1954-1969: The seventh version of the Levi’s logo
In 1954, Levi’s went through another redesign. This time the brand kept the same color scheme as the past version, instead playing around with the red and white hues and font choice. The lettering remained bold but was a cleaner sans-serif font. This version also removed the prior tagline and instead included “Vintage Clothing” below the wordmark.
1969-2003: The eighth version of the Levi’s logo
After more than ten years of using the seventh logo version, Levi’s unveiled this new logo which was the face of the brand for almost 40 years. This design introduced us to a new emblem, what Levi’s called a batwing. The name was fitting, as the shape of the logo design resembled a spread-out bat wing. The logo remained in the signature Levi’s red coloring. The font was updated again to a typeface that included thinner lines that were precise, all the same size.
2003-today: The ninth version of the Levi’s logo
In 2003, rather than entirely redesigning the brand’s logo, Levi’s made a slight update to the logo, only playing around with the color. The company returned to a darker red hue and condensed the design into a shorter, more compact emblem.
Levi’s logo font:
While the early Levi’s font was an intricate cursive design, the font has included bold, block lettering since the early 1920s.
Today’s font, and more recent fonts, have been a series of sans-serif fonts that have been specially crafted for the brand.
Levi’s logo color:
The primary color featured in Levi’s logos over the years has been red. This color was not only intentional to tie the brand back to the red tag included on the right back side pocket of the 501® jeans but also because of what the color represents. Red is a color that represents power, love, and confidence, which are three pillars of the brand, and what Levi’s hopes its products bring to everyone that puts them on.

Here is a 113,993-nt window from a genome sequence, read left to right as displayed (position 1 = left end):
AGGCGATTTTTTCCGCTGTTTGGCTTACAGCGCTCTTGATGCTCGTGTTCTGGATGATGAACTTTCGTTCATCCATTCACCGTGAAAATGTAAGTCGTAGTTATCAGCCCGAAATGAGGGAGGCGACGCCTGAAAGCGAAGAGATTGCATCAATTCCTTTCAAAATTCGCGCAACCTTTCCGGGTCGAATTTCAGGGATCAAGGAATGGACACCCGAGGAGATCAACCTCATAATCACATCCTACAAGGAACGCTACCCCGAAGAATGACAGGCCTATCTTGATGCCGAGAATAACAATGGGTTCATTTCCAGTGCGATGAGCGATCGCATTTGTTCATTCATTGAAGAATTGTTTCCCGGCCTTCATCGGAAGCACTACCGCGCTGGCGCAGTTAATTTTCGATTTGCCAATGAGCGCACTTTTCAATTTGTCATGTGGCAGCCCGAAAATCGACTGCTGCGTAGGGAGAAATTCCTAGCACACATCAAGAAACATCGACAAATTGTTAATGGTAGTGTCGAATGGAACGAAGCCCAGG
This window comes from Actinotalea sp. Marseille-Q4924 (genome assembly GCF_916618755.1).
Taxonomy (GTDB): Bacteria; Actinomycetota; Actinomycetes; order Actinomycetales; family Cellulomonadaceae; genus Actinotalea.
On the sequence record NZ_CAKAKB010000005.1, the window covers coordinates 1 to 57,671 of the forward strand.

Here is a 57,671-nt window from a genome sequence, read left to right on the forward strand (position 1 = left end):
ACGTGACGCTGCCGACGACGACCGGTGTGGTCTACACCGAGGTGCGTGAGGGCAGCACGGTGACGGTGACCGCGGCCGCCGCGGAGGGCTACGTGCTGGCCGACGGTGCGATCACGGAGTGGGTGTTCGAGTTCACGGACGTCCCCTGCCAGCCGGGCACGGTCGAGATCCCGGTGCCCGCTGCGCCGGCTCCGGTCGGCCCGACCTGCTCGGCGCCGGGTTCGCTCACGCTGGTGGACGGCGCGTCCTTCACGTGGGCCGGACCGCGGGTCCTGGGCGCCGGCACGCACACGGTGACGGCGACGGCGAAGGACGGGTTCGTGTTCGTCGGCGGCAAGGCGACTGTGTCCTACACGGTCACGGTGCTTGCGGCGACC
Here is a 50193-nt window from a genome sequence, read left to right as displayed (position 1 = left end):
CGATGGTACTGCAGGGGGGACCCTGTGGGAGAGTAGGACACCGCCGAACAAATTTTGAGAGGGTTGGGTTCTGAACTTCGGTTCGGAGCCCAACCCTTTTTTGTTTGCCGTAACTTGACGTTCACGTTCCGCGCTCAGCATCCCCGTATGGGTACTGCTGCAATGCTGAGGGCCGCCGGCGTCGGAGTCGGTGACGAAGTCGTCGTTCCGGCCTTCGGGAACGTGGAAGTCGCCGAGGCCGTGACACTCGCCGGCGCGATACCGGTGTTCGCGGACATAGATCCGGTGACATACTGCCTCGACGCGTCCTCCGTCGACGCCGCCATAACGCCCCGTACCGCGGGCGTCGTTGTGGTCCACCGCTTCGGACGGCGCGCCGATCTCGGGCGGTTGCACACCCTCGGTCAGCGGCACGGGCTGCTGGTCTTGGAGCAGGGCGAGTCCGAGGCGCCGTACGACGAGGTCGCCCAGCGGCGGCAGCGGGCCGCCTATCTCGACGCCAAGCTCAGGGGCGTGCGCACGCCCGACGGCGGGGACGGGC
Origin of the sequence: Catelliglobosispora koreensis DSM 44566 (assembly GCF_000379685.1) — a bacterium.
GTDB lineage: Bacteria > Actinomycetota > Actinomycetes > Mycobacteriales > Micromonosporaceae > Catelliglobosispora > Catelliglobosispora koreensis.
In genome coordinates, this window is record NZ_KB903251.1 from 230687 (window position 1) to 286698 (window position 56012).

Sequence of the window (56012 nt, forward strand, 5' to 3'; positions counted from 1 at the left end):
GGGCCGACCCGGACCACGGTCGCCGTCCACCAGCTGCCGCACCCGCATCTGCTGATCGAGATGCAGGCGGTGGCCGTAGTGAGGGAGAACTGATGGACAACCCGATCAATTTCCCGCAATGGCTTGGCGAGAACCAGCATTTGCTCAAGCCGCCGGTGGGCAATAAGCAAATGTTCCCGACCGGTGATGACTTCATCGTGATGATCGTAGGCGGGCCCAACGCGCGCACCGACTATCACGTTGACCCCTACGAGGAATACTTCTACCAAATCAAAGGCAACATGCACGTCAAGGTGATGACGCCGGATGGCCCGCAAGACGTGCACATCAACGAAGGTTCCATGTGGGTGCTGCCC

The accent colors over the years have ranged from yellow to blue to white (the current accent color). Every color represents different feelings that go together with the red. If we focus on the current accent color, white, this color is a symbol of balance, simplicity, and beauty, which are, again, three things that Levi’s was built on.
Levi’s logo symbols:
One of the earliest versions of Levi’s logo featured a horse. Horses were popular symbols at this point in history and were a symbol of freedom, movement, and power.
For this early design, two horses were depicted pulling a pair of Levi’s jeans in opposite directions. The horses, while powerful, were unable to break the jean, representing how strong the jeans were.
The symbol you’ll see today on Levi’s logo, though, is still representative of an animal, but a very different animal, a bat. The shape the current logo creates is a spread-out bat wing. Bats represent balance, longevity, community, and rebirth.
Using a bat wing as the emblem highlights all these components of Levi’s brand. The brand is longstanding and continues to evolve as the needs of its consumers evolve.
Today, Levi’s is still a namesake denim manufacturer and brand. The brand has set a standard of excellence in what great quality jeans should be. Today, Levi’s is more than just a brand that sells denim.
The brand sells anything from shirts to coats to accessories and is the parent company to Dockers, Signature, and more. With headquarters still in San Francisco, the brand also has 37 other offices across the globe today.
Beyond its corporate offices, Levi’s has more than 2,500 storefronts, with stores in more than 100 countries, and employs nearly 17,000 employees. In 2021, Levi Strauss & Co. generated approximately $5.74 billion in revenue. Levi’s continues to be so many people’s go-to jeans, and we can’t say we blame them!
Lessons Learned from Levi’s
With any company that has been around since the 1800s, there are always lessons to be learned. What has worked exclusively for Levi’s are two things. The first is that the brand’s logo focuses on the wordmark of the brand, using color to differentiate itself from competitors. The wordmark was bold, stood out, and was highly legible and versatile.
No other denim or clothing company had a similar wordmark or logo. The second lesson is about the brand’s color choice. The color was Levi’s signature red hue that could also be found on its most popular jean. This helped associate the brand with the logo as customers were shopping. What Levi’s did with its logo worked because the Levi’s emblem is one of the most recognizable logos in the apparel space today.